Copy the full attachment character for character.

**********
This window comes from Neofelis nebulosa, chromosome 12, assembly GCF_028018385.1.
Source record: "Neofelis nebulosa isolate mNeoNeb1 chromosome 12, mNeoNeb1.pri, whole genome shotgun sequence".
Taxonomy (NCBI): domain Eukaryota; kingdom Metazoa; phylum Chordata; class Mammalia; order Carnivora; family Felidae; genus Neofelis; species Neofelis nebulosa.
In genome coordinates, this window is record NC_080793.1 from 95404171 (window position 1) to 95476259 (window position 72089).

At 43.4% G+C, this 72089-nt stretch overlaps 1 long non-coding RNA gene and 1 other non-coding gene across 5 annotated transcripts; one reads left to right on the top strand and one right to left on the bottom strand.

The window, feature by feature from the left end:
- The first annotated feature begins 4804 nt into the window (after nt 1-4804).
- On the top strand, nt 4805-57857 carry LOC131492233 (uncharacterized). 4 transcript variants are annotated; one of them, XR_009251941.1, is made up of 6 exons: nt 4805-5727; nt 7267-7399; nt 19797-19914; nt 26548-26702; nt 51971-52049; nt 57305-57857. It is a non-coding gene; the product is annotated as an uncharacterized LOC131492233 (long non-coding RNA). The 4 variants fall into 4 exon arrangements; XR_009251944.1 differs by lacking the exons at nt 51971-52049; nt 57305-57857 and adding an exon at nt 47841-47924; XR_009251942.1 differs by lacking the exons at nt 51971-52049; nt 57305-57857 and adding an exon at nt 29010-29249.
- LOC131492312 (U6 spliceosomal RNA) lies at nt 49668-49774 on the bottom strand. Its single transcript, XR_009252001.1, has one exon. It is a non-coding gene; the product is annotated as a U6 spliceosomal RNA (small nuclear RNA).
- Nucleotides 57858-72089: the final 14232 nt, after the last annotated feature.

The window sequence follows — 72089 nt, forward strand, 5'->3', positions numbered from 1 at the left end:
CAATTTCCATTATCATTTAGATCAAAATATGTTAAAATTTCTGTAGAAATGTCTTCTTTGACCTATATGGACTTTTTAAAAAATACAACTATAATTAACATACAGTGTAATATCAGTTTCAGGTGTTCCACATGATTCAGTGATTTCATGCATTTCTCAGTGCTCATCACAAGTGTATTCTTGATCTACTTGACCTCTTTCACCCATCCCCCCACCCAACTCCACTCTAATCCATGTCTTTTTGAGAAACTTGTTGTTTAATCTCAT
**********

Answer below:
This window comes from Neofelis nebulosa, chromosome 12, assembly GCF_028018385.1.
Source record: "Neofelis nebulosa isolate mNeoNeb1 chromosome 12, mNeoNeb1.pri, whole genome shotgun sequence".
Taxonomy (NCBI): domain Eukaryota; kingdom Metazoa; phylum Chordata; class Mammalia; order Carnivora; family Felidae; genus Neofelis; species Neofelis nebulosa.
In genome coordinates, this window is record NC_080793.1 from 95404171 (window position 1) to 95476259 (window position 72089).

At 43.4% G+C, this 72089-nt stretch overlaps 1 long non-coding RNA gene and 1 other non-coding gene across 5 annotated transcripts; one reads left to right on the top strand and one right to left on the bottom strand.

The window, feature by feature from the left end:
- The first annotated feature begins 4804 nt into the window (after nt 1-4804).
- On the top strand, nt 4805-57857 carry LOC131492233 (uncharacterized). 4 transcript variants are annotated; one of them, XR_009251941.1, is made up of 6 exons: nt 4805-5727; nt 7267-7399; nt 19797-19914; nt 26548-26702; nt 51971-52049; nt 57305-57857. It is a non-coding gene; the product is annotated as an uncharacterized LOC131492233 (long non-coding RNA). The 4 variants fall into 4 exon arrangements; XR_009251944.1 differs by lacking the exons at nt 51971-52049; nt 57305-57857 and adding an exon at nt 47841-47924; XR_009251942.1 differs by lacking the exons at nt 51971-52049; nt 57305-57857 and adding an exon at nt 29010-29249.
- LOC131492312 (U6 spliceosomal RNA) lies at nt 49668-49774 on the bottom strand. Its single transcript, XR_009252001.1, has one exon. It is a non-coding gene; the product is annotated as a U6 spliceosomal RNA (small nuclear RNA).
- Nucleotides 57858-72089: the final 14232 nt, after the last annotated feature.

The window sequence follows — 72089 nt, forward strand, 5'->3', positions numbered from 1 at the left end:
CAATTTCCATTATCATTTAGATCAAAATATGTTAAAATTTCTGTAGAAATGTCTTCTTTGACCTATATGGACTTTTTAAAAAATACAACTATAATTAACATACAGTGTAATATCAGTTTCAGGTGTTCCACATGATTCAGTGATTTCATGCATTTCTCAGTGCTCATCACAAGTGTATTCTTGATCTACTTGACCTCTTTCACCCATCCCCCCACCCAACTCCACTCTAATCCATGTCTTTTTGAGAAACTTGTTGTTTAATCTCAT